In America, major liberal reforms require not just liberal governments, but autonomous, vibrant mass movements, usually led by activists who stand at or beyond liberalism’s left fringe. No such movements were around during Carter and Clinton’s presidencies. For his part, Obama won election with something new under the political sun: a list of 13 million people who had supported his campaign. But he has consistently declined to activate his activists to help him win legislative battles by pressuring, for instance, those Democratic members of Congress who have weakened or blocked his major bills. To be sure, loosing the activists would have brought problems of its own: Unlike Roosevelt or Johnson, who benefited from autonomous movements, Obama would be answerable for every loopy tactic his followers employed. But in the absence of both a free-standing movement and a legion of loyalists, Congress isn’t feeling much pressure from the left to move Obama’s agenda.
Actually, I think Obama has made some attempts at activating people. I remember, for example, the request of last summer to take petitions to congresspersons’ offices asking them to pass health care reform. That doesn’t seem to have gone very far, however. I think it’s been such a long time since there was anything resembling a progressive movement and anything resembling a progressive president at the same time that we don’t know what to do with each other.
I’ve probably harped on this before, but the liberal movment that existed in the 1960s really did fall apart in the 1970s, and this was liberals’ own fault. All of the various liberation-for-me movements went their own ways and took no interest in building coalitions. Further — and this was partly inspired by our old buddy Ralph Nader — it came to be conventional wisdom among leftie activists that working outside the political parties and challenging laws we didn’t like through the court system was the way to go.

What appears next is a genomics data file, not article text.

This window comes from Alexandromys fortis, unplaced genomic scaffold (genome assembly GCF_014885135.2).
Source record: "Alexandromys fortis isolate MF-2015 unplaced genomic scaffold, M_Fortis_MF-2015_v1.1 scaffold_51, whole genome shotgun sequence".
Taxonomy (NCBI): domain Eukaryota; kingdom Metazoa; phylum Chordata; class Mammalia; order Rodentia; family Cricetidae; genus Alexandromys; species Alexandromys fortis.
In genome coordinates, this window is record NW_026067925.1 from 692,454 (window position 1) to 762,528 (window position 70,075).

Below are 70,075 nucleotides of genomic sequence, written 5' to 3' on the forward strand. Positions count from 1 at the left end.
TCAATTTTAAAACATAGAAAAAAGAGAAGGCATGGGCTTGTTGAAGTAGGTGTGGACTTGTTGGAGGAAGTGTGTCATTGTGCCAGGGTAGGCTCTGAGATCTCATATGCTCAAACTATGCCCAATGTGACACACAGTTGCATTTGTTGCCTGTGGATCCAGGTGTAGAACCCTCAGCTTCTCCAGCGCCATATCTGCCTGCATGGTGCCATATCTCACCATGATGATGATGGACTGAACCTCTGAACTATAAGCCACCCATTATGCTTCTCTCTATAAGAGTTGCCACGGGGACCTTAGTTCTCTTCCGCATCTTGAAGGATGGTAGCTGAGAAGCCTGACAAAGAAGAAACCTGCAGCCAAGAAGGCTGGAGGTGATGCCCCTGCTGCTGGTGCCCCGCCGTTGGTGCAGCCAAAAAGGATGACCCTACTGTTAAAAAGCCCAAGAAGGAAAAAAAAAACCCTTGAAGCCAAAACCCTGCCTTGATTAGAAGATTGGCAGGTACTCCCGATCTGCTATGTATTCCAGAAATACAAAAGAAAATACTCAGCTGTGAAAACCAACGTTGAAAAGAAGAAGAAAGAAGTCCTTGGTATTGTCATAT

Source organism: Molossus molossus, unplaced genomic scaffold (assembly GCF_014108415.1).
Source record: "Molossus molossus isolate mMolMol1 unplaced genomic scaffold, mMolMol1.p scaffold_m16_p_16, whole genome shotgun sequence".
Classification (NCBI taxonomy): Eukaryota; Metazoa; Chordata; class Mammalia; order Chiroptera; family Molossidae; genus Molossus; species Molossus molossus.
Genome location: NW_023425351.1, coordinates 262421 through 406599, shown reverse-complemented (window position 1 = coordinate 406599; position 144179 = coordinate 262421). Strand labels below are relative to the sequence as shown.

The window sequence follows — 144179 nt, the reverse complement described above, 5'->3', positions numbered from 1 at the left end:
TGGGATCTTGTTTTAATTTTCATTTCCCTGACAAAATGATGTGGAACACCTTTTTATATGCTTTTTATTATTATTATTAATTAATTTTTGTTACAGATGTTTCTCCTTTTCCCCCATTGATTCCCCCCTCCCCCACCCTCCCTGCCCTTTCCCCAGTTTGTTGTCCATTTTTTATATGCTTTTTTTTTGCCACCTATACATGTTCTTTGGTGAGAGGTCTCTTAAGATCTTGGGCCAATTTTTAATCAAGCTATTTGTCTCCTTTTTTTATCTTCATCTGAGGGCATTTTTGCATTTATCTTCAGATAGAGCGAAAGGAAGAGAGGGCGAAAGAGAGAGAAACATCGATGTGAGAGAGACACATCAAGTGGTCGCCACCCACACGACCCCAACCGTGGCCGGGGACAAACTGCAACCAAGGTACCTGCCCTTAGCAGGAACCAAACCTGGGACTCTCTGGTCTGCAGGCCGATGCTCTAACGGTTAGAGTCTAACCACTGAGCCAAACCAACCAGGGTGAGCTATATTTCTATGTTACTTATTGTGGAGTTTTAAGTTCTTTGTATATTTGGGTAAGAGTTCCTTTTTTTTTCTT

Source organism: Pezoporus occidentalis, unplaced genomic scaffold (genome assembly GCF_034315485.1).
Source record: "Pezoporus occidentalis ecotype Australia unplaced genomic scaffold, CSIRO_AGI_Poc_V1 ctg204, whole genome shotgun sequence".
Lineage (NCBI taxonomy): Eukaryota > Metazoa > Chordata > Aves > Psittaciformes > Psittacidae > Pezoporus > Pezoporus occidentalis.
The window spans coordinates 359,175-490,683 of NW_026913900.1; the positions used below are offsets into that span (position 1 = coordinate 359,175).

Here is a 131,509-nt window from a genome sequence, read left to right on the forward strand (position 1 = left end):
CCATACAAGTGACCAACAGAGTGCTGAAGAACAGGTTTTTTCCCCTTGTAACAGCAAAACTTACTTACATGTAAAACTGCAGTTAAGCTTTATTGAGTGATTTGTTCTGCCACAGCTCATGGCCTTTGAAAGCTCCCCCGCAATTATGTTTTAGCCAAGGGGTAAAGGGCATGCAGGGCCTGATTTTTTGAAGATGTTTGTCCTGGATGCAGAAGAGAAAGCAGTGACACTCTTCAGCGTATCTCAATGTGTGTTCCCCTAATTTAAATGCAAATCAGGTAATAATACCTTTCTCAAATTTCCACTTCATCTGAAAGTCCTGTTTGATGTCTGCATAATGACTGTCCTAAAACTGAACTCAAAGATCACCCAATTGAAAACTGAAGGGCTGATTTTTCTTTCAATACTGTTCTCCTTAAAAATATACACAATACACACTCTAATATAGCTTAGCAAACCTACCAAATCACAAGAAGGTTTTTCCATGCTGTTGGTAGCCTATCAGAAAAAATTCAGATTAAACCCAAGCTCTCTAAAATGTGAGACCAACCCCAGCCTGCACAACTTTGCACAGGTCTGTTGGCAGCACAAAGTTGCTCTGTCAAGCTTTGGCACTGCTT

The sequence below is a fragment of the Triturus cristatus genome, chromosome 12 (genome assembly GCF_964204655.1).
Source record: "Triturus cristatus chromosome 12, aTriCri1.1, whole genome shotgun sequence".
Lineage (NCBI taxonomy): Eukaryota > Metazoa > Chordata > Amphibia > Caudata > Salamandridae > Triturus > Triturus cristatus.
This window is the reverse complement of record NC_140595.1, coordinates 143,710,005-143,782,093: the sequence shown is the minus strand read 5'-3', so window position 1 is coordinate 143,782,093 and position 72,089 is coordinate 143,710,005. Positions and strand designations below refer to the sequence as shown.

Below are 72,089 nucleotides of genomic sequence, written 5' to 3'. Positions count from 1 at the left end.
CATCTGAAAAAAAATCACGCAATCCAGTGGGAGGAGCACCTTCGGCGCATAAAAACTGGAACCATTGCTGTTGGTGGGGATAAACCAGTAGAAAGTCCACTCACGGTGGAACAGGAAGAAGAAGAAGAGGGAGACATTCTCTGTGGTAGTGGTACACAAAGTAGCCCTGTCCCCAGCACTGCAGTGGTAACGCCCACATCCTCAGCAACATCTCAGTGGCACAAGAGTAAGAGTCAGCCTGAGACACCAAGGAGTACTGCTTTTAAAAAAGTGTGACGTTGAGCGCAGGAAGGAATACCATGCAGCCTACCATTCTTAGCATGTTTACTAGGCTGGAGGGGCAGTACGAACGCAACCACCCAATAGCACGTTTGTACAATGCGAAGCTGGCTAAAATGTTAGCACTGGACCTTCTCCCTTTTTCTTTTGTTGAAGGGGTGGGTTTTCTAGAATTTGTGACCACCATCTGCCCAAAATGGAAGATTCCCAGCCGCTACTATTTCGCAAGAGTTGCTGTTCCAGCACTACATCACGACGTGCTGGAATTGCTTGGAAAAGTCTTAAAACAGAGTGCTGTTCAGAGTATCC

And when the Democrats lost the foundation of the New Deal coalition that had supported progressive legislation from FDR to LBJ, the Democratic Party became more conservative and more beholden to big special interest campaign donors. Thanks loads, Ralph.
It has been only recently, and through the netroots, that progressives across the nation came to be in touch with each other and began to organize to support Democratic politicians who seemed inclined to be progressive. But we still have very little real power, and that’s something we need to be honest with ourselves about, and take some responsibility for.
The construction of social movements is always a bit of a mystery. The right has had great success over the past year in building a movement that isn’t really for anything but that has channeled anew the fears and loathings of millions of Americans. If Glenn Beck can help do that for the right, can’t, say, Rachel Maddow and Keith Olbermann help build a movement against the banks or for jobs programs? It might well be too little too late, but without left pressure from below, the Obama presidency will end up looking more like Carter’s or Clinton’s than Roosevelt’s or Johnson’s.
Part of the problem may be that too many leftie activists don’t know how to work for something instead of against it. There is a huge difference between pressuring the Obama Administration to be more progressive and declaring he is the enemy and must be defeated. He may not be the natural ally many had hoped for, but working with the Right to destroy his administration is not going to usher in a new era of progressivism, either.
What do you think of Meyerson’s column? What would an autonomous, vibrant mass movement, led by activists who stand at or beyond liberalism’s left fringe look like today?